Thapabutr Jamasevi, Deputy
Permanent Secretary of Labour,
Your Excellency Mr. Eusebius Benjamin Jansen van Resburg, Counsellor and Chargé d'Affaires a.i., Embassy of South Africa
Distinguished resource persons, participants, observers and colleagues,
Ladies and Gentlemen,
I wish all of you a heartfelt welcome to this workshop which carries a long, but hopefully auspicious title: National Tripartite Workshop on Labour Relations in Middle-Income Growth Economies - Exchanging Experiences between Thailand and South Africa.
This workshop has been in the works for quite some time, and it bears testimony to the determination and patience of the Government, Employers and Workers in Thailand that I have the opportunity and pleasure to inaugurate this workshop today - after a few trials and errors in finding suitable dates.
I thank the staff of the Ministry of Labour, particularly the Department of Labour Protection and Welfare, for their intensive efforts to convene participants and organize this workshop.
I owe a special tribute to our South African resource persons for bearing with us through the various tribulations involved in organizing an innovative type of workshop at long distance. Despite their responsibilities that come with an impressive record of duty for their country, they travelled nearly 20 hours to be with us today and share their rich experience with us all. I thank them for having taken time out of their schedules to provide us this service.
This is an unusual workshop in many respects. First, it is unusual because workshops that bring together representatives from Government, Employers and Workers are not all that common in Thailand . This is remarkable because our tripartite constituents - as we tend to call you in the ILO jargon - should have plenty to talk about.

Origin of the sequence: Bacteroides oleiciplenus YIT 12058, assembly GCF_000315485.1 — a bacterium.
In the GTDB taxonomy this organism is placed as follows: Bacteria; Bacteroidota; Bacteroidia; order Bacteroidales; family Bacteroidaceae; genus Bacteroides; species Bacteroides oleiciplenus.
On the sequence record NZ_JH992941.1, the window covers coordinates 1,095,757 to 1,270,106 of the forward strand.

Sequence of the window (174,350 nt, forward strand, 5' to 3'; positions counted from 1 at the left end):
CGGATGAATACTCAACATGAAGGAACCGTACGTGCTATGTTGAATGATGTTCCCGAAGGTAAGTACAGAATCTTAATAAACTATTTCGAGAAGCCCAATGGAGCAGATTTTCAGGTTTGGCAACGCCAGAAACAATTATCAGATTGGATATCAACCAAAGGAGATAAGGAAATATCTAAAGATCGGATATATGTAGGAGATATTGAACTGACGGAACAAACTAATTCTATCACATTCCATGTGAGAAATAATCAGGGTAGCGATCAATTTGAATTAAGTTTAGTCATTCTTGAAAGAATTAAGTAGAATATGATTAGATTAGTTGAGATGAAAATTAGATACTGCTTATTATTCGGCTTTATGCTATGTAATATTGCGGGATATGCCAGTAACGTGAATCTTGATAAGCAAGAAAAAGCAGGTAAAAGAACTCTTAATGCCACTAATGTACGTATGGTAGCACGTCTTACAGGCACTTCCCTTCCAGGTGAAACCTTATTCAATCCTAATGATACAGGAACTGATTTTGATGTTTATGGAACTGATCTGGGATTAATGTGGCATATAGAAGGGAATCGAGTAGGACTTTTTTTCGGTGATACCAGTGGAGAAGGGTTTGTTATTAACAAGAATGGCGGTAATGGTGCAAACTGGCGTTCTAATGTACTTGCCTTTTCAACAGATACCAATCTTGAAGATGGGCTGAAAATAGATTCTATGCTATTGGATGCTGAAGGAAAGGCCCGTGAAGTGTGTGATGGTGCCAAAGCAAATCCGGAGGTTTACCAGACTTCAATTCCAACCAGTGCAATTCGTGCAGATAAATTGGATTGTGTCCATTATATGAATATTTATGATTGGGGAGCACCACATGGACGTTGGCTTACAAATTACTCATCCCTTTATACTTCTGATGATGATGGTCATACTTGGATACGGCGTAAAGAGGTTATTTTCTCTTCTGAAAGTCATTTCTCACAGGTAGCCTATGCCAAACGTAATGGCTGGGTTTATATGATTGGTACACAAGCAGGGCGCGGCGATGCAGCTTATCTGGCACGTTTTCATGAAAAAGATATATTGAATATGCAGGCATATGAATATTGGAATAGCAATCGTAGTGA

First, the Thai economy is the envy of many of its neighbours: economic growth almost reached double digits before the Asian financial crisis hit in 1997, and rebounded vigorously in the years following the crisis. The number of people living below the poverty line has fallen to 10 percent. The economy continues to diversify away from agriculture into manufacturing and services. Economic success and the key role Thailand is playing in the development of an ASEAN Free Trade Area also makes the country an attraction pole for trading partners seeking to increase their export opportunities - this is aptly illustrated by the negotiations for a Free Trade Agreement which the United States and Thailand launched in 2004.
But economic success can never be taken for granted. The more an economy develops and the more it diversifies, the more it must rely on its human resources to generate the innovation that keeps it competitive, and the more it must be prepared to collectively rethink methods that worked in the past so that it can successfully face new challenges. Globalization is one such challenge, but one that holds out the potential to benefit countries that have the institutions in place to ease the adjustment of to rapidly changing conditions.
Well-functioning institutions include :
· labour law that provides a minimum standard of protection for all workers, but that does not make it unnecessarily cumbersome to shift workers from less productive to more productive processes;
· it includes a comprehensive system of collective bargaining that allows employers and workers to easily adjust wages and other working conditions so that workers can keep their jobs (and employers their accumulated experience) while enjoying the highest affordable compensation;
· it includes public space for tripartite dialogue where representatives from employers and workers can continuously argue with the Government about what new skills the labour market requires and how to ensure that as many people as possible acquire them; or share data on what kinds of shortages appear in the labour market and under what conditions these shortages should be eased by welcoming migrant workers; or discuss what sort of measures may be taken by all three parties so that all sections of society can participate in economic life, so that businesses can tap the full productive potential of society, and so that inequality - which undermines fair distribution of gains of a growing economy -is kept in check; or even brainstorm on what sort of social protection should be put in place so that vulnerable groups in society can tide over sudden economic downturns.